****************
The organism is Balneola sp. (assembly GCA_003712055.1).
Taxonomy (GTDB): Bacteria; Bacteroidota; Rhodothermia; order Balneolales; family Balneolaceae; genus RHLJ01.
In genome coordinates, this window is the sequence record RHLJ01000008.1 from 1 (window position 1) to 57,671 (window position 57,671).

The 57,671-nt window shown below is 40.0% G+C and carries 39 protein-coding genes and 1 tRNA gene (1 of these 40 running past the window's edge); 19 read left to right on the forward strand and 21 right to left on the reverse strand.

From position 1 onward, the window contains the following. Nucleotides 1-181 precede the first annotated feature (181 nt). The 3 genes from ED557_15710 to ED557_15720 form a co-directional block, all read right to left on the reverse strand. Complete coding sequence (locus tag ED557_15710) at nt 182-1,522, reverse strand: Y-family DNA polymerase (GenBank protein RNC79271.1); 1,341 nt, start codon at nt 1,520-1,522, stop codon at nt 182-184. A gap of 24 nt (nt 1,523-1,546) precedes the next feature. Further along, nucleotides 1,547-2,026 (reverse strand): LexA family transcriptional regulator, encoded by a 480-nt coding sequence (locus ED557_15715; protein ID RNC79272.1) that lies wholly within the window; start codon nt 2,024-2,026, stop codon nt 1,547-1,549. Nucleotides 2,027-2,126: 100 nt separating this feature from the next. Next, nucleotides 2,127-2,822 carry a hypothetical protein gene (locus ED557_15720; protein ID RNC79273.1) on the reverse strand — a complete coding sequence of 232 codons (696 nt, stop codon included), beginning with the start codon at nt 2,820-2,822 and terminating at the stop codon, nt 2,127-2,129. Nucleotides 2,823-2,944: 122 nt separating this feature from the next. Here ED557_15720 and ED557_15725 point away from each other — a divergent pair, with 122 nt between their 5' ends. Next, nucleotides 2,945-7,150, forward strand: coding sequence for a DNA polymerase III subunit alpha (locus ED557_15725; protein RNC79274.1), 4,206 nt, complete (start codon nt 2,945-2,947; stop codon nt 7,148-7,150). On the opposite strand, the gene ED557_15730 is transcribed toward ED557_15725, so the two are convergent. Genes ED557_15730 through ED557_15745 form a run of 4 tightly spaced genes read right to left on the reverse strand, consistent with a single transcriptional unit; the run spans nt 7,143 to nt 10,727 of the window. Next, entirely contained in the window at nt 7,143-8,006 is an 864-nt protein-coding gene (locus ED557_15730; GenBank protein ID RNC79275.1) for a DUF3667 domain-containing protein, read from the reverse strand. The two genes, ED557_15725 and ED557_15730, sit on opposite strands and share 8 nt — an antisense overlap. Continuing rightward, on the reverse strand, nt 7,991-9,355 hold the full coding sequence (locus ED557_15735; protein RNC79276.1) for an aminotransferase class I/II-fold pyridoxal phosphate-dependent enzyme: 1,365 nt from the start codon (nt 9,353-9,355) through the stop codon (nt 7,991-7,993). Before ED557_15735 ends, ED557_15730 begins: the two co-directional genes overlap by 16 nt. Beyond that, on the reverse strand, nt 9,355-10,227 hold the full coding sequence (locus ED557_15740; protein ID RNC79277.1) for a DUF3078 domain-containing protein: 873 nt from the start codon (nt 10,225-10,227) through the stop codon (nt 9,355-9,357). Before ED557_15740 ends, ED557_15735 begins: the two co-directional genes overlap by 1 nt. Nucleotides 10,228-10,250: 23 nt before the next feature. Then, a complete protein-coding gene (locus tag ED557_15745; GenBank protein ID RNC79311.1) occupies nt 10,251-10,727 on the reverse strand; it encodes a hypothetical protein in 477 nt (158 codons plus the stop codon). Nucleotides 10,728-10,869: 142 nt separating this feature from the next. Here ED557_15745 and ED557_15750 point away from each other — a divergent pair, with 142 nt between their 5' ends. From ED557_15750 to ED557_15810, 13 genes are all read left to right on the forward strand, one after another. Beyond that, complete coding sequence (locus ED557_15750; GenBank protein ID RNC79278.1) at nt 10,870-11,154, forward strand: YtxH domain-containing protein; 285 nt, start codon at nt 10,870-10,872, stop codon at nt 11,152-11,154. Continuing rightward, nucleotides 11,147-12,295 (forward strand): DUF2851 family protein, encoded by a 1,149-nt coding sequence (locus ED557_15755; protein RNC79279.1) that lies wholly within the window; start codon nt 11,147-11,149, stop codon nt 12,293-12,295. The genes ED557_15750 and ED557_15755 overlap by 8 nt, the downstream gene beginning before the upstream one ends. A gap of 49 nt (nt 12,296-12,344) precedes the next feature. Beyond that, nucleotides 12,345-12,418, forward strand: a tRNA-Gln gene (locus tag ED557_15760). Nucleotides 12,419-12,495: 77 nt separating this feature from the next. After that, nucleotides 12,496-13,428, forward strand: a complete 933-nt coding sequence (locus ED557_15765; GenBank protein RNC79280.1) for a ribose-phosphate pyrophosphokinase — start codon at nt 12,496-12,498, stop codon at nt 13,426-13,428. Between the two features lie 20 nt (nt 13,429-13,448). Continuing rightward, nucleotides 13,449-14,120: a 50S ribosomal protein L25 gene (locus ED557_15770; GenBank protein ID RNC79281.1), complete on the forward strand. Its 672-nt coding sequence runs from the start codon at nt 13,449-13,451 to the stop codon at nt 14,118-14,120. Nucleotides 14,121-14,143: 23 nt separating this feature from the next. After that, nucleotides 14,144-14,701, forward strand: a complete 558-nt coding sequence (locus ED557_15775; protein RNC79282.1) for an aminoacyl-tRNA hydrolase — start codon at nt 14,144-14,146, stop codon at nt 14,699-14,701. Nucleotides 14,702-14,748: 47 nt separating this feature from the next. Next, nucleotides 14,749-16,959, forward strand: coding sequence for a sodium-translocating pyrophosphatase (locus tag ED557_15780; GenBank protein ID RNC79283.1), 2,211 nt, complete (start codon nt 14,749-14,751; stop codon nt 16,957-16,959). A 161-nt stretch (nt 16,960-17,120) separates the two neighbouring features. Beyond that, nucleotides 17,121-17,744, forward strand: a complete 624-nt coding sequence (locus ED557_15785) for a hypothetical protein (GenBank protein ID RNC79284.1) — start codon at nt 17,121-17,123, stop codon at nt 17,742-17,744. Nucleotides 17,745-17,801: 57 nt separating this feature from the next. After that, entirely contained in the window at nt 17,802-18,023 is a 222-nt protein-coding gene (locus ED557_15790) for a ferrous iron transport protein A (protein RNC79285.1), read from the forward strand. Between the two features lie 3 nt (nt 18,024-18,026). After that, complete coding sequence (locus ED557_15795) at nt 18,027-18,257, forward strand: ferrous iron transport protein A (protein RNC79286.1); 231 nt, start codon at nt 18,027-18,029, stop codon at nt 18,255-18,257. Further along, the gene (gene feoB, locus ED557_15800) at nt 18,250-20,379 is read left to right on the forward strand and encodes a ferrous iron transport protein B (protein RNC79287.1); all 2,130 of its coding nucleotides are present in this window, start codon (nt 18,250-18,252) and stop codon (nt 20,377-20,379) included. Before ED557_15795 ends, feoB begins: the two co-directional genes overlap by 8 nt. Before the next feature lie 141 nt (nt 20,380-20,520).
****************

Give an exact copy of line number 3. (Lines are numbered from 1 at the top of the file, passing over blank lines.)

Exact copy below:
In genome coordinates, this window is the sequence record RHLJ01000008.1 from 1 (window position 1) to 57,671 (window position 57,671).